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Burning Spirit Money, Religious Tradition in Kinmen, Taiwan

Kinmen is a very traditional place where the people still follow ancient traditions.

I was walking through Kinmen and everybody seemed to be doing the same thing. They were standing out in front of their shops and homes before knee-high steel bins that had flames shooting out of them. They were feeding the fire with hundreds of square sheets of paper. They would toss in a handful, bow and pray, then repeat the process over and over again until a brick-sized stack of paper was extinguished and the flame was roaring high.

The paper that they were burning is a ritualistic stand in for money. It is called joss, ghost money, or votive currency in English, and it’s a way of venerating gods and deceased family members by sending them symbolic wealth that they can use in the spirit world. It is felt that when the paper money is burned it transfers across the realm between the living and the dead. Paper houses, credit cards, cars, cellphones, and even girlfriends can now also be burned as offerings.

This is an ancient Taoist, Buddist, and folk religion practice in Taiwan, and is one that the country still engages in with routine, if not excessive, exuberance. It has been estimated that the Taiwanese burn between 90,000 tons and 220,000 tons of joss paper performing religious rituals each year. They burn so much of this stuff that it is often cited as a major source of air pollution around festival times. Some advocacy groups are even trying to have the practice banned, saying that the smoke contains carcinogens, and at least one major temple had substituted burning joss paper for a large screen television which shows other people burning joss paper. Though this controversy seems pretty remote from Kinmen, which is across a narrow sea from the main island of Taiwan and is really it’s own place.

Here on Kinmen people still burn joss paper with innocent abandon. The critical mass of the society seems to engage in it, and there are shops all over the city that sell nothing but spirit money and other joss offerings and entire workshops that make nothing else. It’s an entire industry. I walked through the streets as shopkeeper after shopkeeper were standing outside, tossing offerings into flaming braziers. The roads in the commercial area were a gauntlet of little religious infernos, and when I asked people what they were doing they simply answered that they were praying.

“Every house does this on the first and fifteenth of every month,” a guy sitting on a curb informed me.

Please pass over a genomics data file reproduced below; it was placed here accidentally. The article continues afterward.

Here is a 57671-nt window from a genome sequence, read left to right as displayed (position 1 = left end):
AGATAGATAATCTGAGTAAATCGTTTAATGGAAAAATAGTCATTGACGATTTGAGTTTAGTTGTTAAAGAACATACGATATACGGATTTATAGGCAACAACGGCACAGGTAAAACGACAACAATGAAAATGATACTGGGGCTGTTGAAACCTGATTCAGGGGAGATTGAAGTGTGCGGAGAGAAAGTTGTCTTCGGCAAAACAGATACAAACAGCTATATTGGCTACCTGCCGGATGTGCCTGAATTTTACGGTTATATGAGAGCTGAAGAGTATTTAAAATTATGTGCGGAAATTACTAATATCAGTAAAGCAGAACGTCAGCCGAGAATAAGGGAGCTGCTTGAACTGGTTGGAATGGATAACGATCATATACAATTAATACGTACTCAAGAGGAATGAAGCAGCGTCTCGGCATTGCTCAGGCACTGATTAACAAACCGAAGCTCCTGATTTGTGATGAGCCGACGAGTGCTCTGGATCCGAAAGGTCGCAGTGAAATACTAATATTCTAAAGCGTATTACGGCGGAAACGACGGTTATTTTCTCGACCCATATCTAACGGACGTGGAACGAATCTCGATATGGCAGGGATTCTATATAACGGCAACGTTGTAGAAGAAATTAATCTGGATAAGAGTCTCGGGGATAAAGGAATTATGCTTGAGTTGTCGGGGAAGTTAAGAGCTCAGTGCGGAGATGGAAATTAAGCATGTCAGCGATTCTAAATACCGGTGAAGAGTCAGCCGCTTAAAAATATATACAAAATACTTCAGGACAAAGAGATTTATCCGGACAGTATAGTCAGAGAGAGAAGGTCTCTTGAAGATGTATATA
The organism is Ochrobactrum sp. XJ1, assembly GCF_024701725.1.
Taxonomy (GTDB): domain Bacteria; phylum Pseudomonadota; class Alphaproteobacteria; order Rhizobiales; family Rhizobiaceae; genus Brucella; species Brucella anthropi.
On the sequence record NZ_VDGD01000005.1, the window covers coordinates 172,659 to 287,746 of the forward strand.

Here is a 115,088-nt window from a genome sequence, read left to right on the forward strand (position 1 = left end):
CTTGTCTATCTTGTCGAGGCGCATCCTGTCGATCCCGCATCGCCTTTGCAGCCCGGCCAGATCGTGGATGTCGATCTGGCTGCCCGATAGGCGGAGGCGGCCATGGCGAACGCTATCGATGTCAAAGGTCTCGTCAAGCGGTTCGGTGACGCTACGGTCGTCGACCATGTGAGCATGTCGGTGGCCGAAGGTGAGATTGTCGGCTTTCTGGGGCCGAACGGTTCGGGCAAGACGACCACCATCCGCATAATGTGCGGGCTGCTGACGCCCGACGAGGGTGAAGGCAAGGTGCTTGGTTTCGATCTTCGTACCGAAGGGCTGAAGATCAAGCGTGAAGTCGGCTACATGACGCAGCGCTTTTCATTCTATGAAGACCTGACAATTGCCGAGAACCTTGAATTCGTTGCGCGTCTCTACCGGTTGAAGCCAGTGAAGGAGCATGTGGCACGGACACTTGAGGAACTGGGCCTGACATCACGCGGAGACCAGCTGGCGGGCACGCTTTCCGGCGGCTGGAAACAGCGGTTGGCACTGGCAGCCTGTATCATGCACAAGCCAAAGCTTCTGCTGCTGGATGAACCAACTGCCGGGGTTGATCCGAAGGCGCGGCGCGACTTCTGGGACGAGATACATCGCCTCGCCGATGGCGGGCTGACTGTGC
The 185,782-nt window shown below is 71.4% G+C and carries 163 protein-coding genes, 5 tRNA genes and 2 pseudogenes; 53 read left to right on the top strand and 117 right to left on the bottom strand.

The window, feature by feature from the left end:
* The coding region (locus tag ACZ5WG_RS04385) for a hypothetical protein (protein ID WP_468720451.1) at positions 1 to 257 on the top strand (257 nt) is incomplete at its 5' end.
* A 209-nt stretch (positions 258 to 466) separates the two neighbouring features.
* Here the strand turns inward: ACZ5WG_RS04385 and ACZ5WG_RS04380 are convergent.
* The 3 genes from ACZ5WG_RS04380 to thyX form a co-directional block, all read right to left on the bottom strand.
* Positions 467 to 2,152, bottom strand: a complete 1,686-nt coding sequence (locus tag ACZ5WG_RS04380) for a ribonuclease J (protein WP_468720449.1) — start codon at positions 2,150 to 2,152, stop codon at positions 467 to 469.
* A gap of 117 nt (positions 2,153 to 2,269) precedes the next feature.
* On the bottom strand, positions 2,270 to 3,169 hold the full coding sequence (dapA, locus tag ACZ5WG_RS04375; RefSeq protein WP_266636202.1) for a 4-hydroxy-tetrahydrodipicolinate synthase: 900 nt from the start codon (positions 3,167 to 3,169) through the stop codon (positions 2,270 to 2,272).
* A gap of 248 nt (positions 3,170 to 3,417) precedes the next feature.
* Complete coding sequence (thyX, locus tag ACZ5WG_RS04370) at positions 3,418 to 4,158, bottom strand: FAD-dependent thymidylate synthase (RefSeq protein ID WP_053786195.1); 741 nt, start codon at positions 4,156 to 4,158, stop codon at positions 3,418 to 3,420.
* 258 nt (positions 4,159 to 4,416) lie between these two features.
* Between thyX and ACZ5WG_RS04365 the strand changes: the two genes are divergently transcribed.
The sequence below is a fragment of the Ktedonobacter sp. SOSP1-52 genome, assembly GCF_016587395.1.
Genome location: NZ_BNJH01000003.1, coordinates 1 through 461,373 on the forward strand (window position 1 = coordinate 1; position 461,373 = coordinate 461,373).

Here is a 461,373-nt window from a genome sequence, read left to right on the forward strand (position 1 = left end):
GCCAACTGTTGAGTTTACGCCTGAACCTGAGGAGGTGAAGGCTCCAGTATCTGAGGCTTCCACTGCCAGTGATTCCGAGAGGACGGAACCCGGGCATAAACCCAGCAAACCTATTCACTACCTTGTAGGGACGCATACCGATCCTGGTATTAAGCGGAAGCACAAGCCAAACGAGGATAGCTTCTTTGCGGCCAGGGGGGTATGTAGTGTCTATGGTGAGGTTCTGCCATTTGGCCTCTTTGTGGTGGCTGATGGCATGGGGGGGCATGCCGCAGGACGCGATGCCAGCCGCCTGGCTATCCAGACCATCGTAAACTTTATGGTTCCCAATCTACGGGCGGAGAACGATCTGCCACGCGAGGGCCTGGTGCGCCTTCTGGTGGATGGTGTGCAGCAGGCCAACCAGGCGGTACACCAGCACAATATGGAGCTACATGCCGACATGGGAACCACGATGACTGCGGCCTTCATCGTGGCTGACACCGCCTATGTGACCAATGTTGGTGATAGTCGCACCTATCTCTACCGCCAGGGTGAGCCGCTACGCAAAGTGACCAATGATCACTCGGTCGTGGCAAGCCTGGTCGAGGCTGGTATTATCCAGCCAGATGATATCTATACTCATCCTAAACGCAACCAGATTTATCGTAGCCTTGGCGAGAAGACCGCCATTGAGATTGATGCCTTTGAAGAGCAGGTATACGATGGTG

Twice a month, every month this ritual is carried out. Knee high steel braziers are permanent fixtures outside the doors of most shops and many homes on the island. You have to be careful not to mistake them for garbage cans.

Kinmen is an incredibly religious place. There are over 300 temples and shrines here. A rather large number for an island that only has 60,000 people. The traditions here are ancient, and the social mainstream still follows them.

joss brazier

It is becoming a rare thing in this world to see a street of people engaged in the same practice at the same time. When this happens it means that the community is on the same page, they had the same upbringing, they are enacting the same traditions in the same ways. Our world is becoming a place where such catalysts of cultural cohesion are rapidly diluting into inconspicuous soups of blandness. Melting pots, I believe they are called. Our cultures are losing their powers to hold people together.

If you walk down the street in an over-developed country you will not see practices like the bimonthly burning of joss on Kinmen. An attribute of the globalized sphere are populations where everybody is plugged into their own personal channels, concocting their own personal beliefs, and rejecting that which they were raised to believe almost on principle. Our traditions are withering, being picked apart by the politically correct, critics straining to be unique, and profiteers. We travel to places like Kinmen and become enamored by the old traditions and religious practices. We say trite things like, “Wow, they have so much culture here,” not really acknowledging the fact that we had such culture too, we just chose to ignore it.

Filed under: Culture and Society, Kinmen, Religion

About the Author:

Wade Shepard is the founder and editor of Vagabond Journey. He has been traveling the world since 1999, through 90 countries. He is the author of the book, Ghost Cities of China, and contributes to The Guardian, Forbes, Bloomberg, The Diplomat, the South China Morning Post, and other publications. has written 3547 posts on Vagabond Journey. Contact the author.

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